When in the special Kaye told journalist Severeid that he knew Walt Disney, it was because Kaye had several brief encounters with Disney beginning in the mid-1940s.

Samuel Goldwyn wanted to showcase comedian Danny Kaye in a full-length Technicolor musical feature film, Up in Arms (1944) based on a popular stage play titled Nervous Wreck about a hypochondriac who is drafted.

Goldwyn, at great additional expense, commissioned the Walt Disney Studio to create some animation for the finale of the film. However, for whatever reason, Goldwyn later decided to cut the combination live-action and animation that was completed.

In the finale, Kaye is doing hand-to-hand combat with Japanese soldiers on the side of a mountain while he is trapped in a cave. Suddenly, little cartoony creatures animated by Disney Legend Ub Iwerks appear. They look very much like caterpillars or perhaps Japanese silk worms and were known as "weavie-weavies." They poke into the picture and literally eat up the screen, including a rope hanging down the side of a mountain causing a person clinging to the rope to fall.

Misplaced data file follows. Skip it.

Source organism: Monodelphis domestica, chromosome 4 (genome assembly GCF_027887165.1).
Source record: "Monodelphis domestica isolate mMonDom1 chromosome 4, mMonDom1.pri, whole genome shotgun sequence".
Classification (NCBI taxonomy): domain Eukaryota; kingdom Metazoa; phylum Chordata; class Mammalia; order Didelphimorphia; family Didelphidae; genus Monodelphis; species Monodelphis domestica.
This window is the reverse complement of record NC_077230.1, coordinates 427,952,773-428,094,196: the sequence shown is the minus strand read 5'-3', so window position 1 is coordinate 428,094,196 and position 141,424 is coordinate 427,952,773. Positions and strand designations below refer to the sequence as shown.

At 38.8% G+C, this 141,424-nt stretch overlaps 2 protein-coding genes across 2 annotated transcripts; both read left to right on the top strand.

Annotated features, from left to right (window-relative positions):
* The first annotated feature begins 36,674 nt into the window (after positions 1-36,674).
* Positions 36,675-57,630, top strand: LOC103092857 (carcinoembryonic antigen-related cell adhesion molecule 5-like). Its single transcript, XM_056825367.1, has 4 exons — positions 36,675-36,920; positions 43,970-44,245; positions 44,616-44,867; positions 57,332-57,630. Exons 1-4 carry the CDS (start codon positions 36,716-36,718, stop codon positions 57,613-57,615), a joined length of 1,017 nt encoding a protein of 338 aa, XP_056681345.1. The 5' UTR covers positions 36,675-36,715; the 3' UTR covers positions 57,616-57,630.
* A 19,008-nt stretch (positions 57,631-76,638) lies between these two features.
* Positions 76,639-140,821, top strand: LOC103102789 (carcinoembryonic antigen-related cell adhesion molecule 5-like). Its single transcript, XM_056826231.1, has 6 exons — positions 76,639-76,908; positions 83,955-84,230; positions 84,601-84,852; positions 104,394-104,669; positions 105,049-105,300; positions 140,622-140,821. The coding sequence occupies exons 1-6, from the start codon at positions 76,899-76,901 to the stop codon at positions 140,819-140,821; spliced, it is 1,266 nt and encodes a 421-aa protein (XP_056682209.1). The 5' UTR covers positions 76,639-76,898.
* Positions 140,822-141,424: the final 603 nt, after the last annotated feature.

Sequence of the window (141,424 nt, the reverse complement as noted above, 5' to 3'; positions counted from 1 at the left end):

They end up eating the entire live-action image on the film, leaving just one cute little critter finishing off a final bite and then talking extensively to the audience. Unfortunately, the soundtrack has been lost and no one has located the original script for that sequence either. This black and white animated section only lasts for about a minute and half and is layered over the live action. I saw it during the time I was working at the Disney Institute when Scott MacQueen was touring with his "Disney's Unseen Treasures" program.

Interestingly, this arrangement originally came out of a proposal where Disney was going to do a co-production with Goldwyn on a film about Hans Christian Andersen with a live performer playing the writer but animated sequences showcasing the Andersen stories. (They couldn't agree on a story. Goldwyn later released a live action film on the life of Andersen with Danny Kaye about 12 years after the discussions with Disney on a co-production.)

Late in 1950, the New York Times announced that Walt was in discussions with Kaye to appear in the Walt Disney Studio adaptation of the book The Woodcutter's House by Robert Nathan.